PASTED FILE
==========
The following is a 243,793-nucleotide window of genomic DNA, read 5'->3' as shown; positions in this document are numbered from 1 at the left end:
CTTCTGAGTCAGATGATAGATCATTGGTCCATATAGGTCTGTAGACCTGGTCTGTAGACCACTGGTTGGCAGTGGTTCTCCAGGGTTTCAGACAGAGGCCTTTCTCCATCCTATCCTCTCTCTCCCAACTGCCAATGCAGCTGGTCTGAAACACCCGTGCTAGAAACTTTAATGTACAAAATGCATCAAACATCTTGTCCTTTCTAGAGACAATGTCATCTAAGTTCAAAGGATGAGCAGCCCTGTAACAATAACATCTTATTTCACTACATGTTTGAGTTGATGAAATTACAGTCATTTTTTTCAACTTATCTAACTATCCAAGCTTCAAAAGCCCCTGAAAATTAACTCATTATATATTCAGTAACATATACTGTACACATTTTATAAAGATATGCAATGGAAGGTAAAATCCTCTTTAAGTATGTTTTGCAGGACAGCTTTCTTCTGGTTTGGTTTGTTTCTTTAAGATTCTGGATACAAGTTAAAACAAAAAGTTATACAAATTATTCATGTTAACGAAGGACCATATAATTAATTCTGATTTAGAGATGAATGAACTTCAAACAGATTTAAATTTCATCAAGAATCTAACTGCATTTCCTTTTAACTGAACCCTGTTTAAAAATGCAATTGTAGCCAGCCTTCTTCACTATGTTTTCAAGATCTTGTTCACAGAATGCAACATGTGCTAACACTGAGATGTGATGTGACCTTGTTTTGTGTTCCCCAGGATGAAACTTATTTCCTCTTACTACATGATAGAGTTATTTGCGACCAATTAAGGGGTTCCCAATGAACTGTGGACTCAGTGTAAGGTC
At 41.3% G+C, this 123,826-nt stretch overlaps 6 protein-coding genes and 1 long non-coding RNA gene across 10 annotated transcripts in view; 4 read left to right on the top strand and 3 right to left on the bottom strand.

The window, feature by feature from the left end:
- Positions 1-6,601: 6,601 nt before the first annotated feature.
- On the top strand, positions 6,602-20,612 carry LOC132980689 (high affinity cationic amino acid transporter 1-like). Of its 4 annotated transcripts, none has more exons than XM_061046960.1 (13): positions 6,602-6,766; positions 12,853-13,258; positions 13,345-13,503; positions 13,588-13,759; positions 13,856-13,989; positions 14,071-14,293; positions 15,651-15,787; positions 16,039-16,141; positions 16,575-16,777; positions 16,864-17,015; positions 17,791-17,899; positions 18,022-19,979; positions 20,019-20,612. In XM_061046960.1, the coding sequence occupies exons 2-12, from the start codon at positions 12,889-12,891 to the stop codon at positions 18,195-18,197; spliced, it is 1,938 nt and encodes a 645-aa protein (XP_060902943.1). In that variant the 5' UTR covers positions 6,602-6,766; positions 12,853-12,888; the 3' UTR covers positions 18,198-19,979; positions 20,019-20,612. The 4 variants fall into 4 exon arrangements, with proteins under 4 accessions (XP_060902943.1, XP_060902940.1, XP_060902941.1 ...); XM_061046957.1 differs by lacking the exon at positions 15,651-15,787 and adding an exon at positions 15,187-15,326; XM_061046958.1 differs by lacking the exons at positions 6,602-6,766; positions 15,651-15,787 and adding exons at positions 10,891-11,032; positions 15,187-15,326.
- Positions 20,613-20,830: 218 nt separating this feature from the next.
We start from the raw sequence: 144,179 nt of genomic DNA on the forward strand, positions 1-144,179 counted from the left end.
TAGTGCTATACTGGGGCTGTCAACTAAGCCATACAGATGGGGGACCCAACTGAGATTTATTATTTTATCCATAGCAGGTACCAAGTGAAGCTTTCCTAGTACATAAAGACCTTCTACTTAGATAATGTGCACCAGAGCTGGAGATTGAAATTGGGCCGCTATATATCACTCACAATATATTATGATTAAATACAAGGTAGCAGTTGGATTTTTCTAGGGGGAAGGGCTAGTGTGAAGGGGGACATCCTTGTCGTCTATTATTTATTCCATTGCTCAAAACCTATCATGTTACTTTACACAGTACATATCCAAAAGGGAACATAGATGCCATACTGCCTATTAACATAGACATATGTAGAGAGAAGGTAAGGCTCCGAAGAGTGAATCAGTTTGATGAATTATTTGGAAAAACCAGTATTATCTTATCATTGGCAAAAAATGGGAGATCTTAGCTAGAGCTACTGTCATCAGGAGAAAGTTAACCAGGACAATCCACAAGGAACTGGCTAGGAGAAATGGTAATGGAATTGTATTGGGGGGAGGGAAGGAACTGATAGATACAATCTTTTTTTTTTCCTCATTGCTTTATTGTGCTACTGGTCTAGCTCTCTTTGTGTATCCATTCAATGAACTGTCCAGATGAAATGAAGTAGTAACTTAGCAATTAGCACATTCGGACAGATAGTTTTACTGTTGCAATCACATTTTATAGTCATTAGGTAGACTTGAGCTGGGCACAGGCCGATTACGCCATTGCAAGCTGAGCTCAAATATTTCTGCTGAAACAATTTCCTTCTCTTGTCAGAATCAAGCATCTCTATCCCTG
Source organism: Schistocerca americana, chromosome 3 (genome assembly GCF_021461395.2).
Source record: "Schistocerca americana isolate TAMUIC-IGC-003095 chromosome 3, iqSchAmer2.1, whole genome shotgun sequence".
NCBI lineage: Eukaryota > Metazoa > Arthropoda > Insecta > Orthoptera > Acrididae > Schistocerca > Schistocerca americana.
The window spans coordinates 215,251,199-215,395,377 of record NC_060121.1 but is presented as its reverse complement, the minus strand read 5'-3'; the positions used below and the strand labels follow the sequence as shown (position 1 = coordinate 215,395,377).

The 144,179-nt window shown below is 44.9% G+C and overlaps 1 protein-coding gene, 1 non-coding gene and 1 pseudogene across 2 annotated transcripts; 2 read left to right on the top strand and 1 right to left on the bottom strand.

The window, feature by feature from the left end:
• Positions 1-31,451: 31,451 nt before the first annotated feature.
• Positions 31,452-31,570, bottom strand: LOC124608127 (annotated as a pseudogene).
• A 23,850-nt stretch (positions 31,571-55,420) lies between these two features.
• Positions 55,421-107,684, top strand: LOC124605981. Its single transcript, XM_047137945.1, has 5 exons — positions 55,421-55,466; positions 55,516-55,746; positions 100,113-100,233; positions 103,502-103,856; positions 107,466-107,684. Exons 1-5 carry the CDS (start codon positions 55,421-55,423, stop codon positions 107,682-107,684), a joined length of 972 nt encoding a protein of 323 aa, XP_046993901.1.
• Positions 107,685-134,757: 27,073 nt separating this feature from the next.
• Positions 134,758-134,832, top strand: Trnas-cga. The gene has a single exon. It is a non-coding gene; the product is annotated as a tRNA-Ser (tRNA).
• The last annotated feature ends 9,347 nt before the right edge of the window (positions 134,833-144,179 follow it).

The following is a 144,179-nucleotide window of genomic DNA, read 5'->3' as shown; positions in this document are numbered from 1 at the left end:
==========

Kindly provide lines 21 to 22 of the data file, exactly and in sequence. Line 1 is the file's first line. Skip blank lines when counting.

• Positions 134,758-134,832, top strand: Trnas-cga. The gene has a single exon. It is a non-coding gene; the product is annotated as a tRNA-Ser (tRNA).
• The last annotated feature ends 9,347 nt before the right edge of the window (positions 134,833-144,179 follow it).